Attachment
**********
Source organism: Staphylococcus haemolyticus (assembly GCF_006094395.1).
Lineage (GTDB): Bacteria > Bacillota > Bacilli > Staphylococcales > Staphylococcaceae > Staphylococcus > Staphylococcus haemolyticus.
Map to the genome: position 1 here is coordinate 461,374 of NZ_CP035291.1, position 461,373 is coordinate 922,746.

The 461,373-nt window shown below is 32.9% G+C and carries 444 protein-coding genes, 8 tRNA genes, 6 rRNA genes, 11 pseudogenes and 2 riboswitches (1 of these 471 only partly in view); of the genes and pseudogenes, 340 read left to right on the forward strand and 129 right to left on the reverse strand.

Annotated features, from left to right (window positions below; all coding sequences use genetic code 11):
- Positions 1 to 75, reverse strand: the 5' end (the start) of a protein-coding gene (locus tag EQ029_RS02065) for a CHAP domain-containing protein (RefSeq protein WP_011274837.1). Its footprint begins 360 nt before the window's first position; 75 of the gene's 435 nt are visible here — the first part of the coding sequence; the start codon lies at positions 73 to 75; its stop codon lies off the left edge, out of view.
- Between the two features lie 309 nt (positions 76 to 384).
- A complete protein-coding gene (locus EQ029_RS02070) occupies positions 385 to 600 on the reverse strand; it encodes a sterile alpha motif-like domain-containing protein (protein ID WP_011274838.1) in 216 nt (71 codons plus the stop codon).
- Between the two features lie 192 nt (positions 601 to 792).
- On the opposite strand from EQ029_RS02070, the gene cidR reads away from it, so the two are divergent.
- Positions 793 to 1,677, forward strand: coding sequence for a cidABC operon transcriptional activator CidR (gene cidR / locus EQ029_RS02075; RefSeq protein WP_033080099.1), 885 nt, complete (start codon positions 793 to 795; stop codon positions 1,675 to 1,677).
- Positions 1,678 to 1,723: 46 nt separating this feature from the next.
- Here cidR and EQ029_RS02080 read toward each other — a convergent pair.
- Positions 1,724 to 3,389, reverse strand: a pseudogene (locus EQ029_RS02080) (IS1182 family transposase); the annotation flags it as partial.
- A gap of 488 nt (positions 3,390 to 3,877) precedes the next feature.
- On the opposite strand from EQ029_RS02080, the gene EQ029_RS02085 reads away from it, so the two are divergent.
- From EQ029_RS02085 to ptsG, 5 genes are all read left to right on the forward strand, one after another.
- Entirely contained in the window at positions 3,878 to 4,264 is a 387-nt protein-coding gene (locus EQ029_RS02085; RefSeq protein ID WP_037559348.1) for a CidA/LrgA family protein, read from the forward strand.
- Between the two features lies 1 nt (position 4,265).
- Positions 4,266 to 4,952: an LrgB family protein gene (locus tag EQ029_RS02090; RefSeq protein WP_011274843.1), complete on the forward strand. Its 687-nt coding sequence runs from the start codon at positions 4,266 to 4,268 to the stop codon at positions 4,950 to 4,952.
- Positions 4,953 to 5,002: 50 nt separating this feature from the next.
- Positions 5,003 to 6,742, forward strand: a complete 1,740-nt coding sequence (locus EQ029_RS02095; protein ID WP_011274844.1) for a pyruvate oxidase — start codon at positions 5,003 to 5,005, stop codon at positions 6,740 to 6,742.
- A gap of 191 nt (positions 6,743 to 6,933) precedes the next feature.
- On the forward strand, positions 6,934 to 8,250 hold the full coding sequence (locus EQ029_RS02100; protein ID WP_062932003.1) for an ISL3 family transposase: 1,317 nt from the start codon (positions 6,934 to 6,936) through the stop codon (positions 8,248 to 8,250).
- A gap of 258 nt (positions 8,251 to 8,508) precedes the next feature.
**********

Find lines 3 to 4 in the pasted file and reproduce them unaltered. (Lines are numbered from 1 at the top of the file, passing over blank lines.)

Map to the genome: position 1 here is coordinate 461,374 of NZ_CP035291.1, position 461,373 is coordinate 922,746.

The 461,373-nt window shown below is 32.9% G+C and carries 444 protein-coding genes, 8 tRNA genes, 6 rRNA genes, 11 pseudogenes and 2 riboswitches (1 of these 471 only partly in view); of the genes and pseudogenes, 340 read left to right on the forward strand and 129 right to left on the reverse strand.